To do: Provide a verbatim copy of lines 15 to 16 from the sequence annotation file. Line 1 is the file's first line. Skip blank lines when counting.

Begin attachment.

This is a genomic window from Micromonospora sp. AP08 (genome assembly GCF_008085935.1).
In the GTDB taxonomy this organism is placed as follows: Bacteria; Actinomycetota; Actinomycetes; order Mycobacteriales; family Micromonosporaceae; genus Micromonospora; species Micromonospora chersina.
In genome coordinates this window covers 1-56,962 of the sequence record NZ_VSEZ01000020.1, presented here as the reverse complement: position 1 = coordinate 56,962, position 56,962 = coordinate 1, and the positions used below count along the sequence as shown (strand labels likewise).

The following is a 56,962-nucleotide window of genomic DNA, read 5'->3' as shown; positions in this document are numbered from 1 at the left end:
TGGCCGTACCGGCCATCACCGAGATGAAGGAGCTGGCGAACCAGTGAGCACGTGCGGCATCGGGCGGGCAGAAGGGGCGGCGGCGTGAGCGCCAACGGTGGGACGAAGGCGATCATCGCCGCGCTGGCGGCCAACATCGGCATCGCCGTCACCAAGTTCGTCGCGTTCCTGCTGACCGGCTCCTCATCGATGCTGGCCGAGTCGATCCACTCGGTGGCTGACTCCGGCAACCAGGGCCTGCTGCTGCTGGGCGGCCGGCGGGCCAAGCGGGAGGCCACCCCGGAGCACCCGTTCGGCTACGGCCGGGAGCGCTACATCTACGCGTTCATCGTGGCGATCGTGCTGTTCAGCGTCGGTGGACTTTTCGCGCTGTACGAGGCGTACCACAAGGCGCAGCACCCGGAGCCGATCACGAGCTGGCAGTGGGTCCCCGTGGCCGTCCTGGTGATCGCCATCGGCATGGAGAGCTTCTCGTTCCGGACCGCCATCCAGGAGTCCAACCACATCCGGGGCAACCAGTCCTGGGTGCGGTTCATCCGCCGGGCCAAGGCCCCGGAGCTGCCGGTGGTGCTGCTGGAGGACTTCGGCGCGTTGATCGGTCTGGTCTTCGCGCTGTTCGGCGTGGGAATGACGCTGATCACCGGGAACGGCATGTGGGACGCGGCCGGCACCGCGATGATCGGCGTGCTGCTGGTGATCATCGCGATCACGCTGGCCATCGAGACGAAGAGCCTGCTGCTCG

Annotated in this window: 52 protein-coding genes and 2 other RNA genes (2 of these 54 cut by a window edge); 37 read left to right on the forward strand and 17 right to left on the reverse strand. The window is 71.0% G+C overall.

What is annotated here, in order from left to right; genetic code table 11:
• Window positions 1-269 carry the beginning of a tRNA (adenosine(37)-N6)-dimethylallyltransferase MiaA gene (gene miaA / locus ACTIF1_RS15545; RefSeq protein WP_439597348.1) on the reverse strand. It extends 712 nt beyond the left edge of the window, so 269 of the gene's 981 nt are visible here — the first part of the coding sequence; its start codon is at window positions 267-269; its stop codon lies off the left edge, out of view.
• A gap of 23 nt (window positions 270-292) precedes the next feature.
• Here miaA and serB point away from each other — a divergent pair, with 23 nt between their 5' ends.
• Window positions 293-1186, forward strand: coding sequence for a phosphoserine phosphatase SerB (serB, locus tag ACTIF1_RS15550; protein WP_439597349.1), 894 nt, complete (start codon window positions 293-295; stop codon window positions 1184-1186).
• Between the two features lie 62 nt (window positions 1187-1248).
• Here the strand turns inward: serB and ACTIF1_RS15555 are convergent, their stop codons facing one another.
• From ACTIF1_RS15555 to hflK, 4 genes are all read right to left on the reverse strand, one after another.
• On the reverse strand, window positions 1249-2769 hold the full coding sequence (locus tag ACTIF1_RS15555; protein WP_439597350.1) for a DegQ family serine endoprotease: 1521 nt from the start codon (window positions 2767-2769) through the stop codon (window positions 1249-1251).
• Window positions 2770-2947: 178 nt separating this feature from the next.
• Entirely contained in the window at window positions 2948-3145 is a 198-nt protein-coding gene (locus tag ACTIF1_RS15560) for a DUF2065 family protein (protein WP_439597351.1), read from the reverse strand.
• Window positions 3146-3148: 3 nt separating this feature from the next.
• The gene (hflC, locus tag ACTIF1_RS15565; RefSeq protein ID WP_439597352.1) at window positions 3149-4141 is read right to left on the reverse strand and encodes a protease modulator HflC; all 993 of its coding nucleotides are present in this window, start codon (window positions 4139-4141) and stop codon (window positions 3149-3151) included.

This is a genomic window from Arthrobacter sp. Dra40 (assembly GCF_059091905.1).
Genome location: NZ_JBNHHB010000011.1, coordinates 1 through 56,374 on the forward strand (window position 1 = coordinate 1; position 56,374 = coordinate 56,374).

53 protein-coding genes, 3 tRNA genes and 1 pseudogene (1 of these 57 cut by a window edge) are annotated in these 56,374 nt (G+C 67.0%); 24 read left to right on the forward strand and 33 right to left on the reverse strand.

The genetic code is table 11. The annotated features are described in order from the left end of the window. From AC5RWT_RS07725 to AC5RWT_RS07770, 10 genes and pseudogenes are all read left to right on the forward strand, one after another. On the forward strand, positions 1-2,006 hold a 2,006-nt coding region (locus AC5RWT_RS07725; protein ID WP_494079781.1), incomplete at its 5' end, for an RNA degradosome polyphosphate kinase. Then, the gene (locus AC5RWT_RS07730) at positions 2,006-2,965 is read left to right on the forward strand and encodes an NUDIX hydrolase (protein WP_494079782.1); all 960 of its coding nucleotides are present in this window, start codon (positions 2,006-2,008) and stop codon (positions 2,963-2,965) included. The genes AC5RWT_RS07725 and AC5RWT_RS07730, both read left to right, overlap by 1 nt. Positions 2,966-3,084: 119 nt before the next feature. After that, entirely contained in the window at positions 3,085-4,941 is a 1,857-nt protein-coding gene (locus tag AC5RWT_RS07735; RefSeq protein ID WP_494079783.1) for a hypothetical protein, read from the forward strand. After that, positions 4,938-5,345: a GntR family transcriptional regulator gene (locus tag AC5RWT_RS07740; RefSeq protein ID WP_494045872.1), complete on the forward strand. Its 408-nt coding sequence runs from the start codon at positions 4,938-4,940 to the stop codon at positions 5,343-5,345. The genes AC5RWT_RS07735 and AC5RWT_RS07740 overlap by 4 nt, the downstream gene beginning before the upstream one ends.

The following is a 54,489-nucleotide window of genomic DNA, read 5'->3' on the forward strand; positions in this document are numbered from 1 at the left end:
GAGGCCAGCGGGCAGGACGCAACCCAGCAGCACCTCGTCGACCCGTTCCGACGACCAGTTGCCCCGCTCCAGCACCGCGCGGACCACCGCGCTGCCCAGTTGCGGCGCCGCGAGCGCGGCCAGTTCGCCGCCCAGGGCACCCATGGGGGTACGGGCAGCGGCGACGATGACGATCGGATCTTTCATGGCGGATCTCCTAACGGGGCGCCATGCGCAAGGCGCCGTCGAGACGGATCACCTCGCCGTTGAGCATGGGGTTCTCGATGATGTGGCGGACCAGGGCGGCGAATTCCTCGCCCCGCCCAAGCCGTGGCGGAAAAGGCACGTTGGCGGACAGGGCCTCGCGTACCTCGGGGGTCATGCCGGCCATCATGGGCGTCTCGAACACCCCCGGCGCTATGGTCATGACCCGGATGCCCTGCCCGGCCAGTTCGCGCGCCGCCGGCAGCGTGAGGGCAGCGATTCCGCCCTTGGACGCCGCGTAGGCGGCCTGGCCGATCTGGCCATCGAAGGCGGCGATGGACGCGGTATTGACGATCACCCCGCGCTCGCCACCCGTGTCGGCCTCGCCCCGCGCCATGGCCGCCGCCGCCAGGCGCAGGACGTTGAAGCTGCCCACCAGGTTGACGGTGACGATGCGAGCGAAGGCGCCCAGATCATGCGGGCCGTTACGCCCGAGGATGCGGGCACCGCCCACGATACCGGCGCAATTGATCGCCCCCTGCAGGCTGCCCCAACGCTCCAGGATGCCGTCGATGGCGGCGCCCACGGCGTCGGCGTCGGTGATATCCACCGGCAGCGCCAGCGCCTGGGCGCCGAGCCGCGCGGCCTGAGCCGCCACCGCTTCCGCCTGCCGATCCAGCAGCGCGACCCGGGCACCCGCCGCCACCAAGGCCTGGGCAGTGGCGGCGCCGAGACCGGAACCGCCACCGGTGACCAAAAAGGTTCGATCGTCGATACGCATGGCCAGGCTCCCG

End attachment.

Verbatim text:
• On the reverse strand, window positions 1249-2769 hold the full coding sequence (locus tag ACTIF1_RS15555; protein WP_439597350.1) for a DegQ family serine endoprotease: 1521 nt from the start codon (window positions 2767-2769) through the stop codon (window positions 1249-1251).
• Window positions 2770-2947: 178 nt separating this feature from the next.